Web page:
About the speakers
Christina Barkauskas, M.D. is a physician-scientist and stem cell biologist investigating the fundamental mechanisms involved in lung injury and repair. She is interested in determining the critical components of the alveolar epithelial stem cell niche and the cellular crosstalk signals that dictate cell identity and behavior during steady state maintenance and repair after injury and infection. She believes this work is fundamental to better understanding the biology of the human lung and the pathogenesis of idiopathic pulmonary fibrosis (IPF), a disease that is characterized by relentless scar accumulation in the lung with only minimally effective therapy short of lung transplant.
Teresa Barnes is an advocate for lung disease patients, and in particular, Pulmonary Fibrosis patients, and lung research efforts. She has worked on and off Capitol Hill for 15 years advocating for increased research funding, improved resources for patients and families, and for exponential improvement in patient engagement and patient-centered research efforts. Barnes has been a leader in the non-profit sector for Pulmonary Fibrosis via more than 10 years with the Coalition for Pulmonary Fibrosis, patient engagement with the American Thoracic Society (ATS), and The Westie Foundation of America. She developed and led efforts for innovative collaborations in fibrosis across organs, fibrosis across species and fibrosis and cancer. Barnes was awarded the Visionary Award with the ATS and was named Emeritus with ATS’ Public Advisory Roundtable, a group she has been reactivated on for 2017. She received the Presidential award from ATS and was named a Fellow of the Drug Information Association. Barnes is a former TV and print journalist and medical device executive and holds a B.A. from the University of North Carolina at Chapel Hill School of Journalism.
Bastiaan Driehuys, Ph.D. is a professor of radiology at Duke University. His research focuses on developing hyperpolarized noble gases – a new class of signal agents for MRI. He and his team develop the underlying technology of 129Xe hyperpolarization, as well as novel MR image acquisition, reconstruction and analysis strategies and apply them to problems in pulmonary medicine. He is focused on exploiting the unique properties of hyperpolarized 129Xe gas to image pulmonary ventilation and gas exchange in a single breath. Driehuys holds a B.A. in physics from Franklin & Marshall College (1990) and a Ph.D. in atomic physics from Princeton University (1995). Prior to Duke, he held senior R&D positions at Amersham Health (now GE Healthcare). In addition to his academic responsibilities, he serves as chief scientific officer for Polarean Imaging, a company he founded to commercialize xenon MRI technology.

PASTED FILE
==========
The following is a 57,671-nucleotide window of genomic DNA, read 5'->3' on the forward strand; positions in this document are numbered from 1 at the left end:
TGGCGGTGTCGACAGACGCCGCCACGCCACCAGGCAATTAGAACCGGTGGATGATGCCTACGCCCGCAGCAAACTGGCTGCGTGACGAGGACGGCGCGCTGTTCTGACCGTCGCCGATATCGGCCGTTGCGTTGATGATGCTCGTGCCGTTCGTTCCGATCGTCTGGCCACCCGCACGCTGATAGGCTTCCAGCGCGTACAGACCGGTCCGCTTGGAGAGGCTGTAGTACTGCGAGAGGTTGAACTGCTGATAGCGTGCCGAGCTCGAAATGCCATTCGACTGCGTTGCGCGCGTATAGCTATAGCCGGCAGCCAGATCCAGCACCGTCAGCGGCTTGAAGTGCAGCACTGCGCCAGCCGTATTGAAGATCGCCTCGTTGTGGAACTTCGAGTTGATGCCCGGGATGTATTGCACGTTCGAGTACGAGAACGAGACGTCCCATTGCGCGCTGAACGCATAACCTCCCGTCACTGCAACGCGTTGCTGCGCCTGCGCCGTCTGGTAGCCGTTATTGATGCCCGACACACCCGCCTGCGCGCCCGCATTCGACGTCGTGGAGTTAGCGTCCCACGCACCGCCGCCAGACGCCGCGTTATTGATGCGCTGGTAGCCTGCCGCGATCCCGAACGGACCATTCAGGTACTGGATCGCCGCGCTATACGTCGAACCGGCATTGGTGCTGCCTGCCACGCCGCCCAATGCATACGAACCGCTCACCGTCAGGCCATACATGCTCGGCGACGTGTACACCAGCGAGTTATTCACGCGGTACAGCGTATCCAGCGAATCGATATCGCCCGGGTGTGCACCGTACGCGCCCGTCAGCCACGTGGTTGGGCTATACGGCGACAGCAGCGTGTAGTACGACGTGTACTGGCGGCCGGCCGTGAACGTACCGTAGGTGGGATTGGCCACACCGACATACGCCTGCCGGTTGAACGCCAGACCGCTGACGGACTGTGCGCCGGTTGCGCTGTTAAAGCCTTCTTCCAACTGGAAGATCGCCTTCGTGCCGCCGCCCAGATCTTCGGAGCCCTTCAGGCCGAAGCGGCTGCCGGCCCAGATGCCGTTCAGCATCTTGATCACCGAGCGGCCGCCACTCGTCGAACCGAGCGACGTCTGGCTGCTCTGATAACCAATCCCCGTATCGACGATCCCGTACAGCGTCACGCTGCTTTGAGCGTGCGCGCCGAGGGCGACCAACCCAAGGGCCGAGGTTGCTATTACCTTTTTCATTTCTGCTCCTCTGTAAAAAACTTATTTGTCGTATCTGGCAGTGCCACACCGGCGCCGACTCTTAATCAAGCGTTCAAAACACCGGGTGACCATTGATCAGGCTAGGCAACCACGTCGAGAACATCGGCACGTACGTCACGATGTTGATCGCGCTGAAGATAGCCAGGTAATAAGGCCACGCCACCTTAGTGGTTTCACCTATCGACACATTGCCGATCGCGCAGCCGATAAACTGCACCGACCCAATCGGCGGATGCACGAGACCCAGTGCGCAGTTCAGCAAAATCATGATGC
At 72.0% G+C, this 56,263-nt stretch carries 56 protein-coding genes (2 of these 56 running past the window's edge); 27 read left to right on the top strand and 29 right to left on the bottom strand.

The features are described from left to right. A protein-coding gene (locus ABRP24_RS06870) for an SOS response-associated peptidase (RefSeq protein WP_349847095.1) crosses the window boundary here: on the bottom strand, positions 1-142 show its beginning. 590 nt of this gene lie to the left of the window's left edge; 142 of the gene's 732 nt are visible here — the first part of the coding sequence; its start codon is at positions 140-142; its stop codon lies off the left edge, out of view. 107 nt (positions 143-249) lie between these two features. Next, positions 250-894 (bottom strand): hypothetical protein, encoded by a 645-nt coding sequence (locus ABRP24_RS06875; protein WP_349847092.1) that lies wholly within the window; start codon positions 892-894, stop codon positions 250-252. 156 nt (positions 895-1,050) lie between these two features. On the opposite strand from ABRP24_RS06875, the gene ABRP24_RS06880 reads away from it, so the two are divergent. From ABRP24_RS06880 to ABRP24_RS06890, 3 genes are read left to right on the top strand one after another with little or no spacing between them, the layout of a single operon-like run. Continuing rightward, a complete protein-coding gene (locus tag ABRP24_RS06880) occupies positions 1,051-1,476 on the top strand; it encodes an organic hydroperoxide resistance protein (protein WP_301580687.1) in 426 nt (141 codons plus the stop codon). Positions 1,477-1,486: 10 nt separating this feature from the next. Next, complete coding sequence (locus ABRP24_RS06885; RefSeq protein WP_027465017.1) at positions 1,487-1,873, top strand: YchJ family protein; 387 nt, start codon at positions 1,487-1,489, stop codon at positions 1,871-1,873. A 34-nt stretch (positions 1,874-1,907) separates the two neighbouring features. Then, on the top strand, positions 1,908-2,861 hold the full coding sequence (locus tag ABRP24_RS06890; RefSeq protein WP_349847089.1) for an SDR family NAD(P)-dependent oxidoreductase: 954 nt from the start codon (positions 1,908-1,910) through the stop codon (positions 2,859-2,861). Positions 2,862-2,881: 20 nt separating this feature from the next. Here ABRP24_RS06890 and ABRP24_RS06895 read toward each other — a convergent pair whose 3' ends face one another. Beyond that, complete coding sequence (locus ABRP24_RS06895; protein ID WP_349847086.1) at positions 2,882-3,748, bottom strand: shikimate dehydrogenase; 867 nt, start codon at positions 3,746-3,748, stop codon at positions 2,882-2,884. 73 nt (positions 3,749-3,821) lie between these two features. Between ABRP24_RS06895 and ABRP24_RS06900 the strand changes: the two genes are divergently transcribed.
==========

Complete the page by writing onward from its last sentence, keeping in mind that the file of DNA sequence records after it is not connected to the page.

Scott Palmer, M.D. leads a successful program of clinical, basic, and translational research in lung transplantation, bronchiolitis obliterans syndrome (BOS), and idiopathic pulmonary fibrosis (IPF). He directs the pulmonary research program at DCRI and serves as Vice Chair for Research in the Department of Medicine. Palmer's scientific accomplishments include the first human studies to demonstrate the importance of innate immunity in transplant rejection, and completion of a multicenter prospective randomized double blind placebo controlled study that improved CMV prevention after lung transplantation. Palmer leads multicenter trials and registries coordinated through DCRI that study the natural history and investigate new treatments for IPF and lung transplant patients.
Michael Rubinstein, Ph.D. received his Ph.D. in physics from Harvard University in 1983. After two years as a post-doc at AT&T Bell Laboratories, he joined Research Laboratories of Eastman Kodak Company where he worked for 10 years. Rubinstein is a John P. Barker Distinguished Professor at the University of North Carolina – Chapel Hill. He is currently serving as the Chair of the IUPAP Working Group on Soft Matter. On January 1, 2018, he will join the faculty of Duke University’s Department of Mechanical Engineering and Materials Science with joint appointments in the Departments of Biomedical Engineering, Chemistry and Physics. His research is focused in the field of polymer theory and computer simulations with the goal of understanding the properties of various polymeric systems and to design new systems with even more interesting and useful properties.
Jamie L. Todd, M.D. is an Assistant Professor of Medicine in the Division of Pulmonary, Allergy and Critical Care Medicine at Duke University with a secondary faculty appointment in the Duke Clinical Research Institute (DCRI). Todd has developed a depth of clinical expertise in lung transplantation and advanced lung disease management. Concurrent with her clinical focus, Todd’s research emphasizes clinical and translational approaches to understand fibrotic lung disease development, in particular the development of chronic allograft dysfunction after lung transplantation. Todd’s ongoing research endeavors in lung transplantation include applying genetic approaches to understand susceptibility to lung allograft rejection, analyzing human lung fluid, tissue, and cell specimens to delineate novel pathobiologic mechanisms that contribute to graft rejection or fibrosis, and characterizing clinical phenotypes of chronic lung allograft dysfunction that strongly influence patient survival. Through her appointment at the DCRI, Todd has accumulated a breadth of hands-on experience in pulmonary clinical research including early phase clinical trial design, clinical events adjudication, and large-scale biomarker discovery research.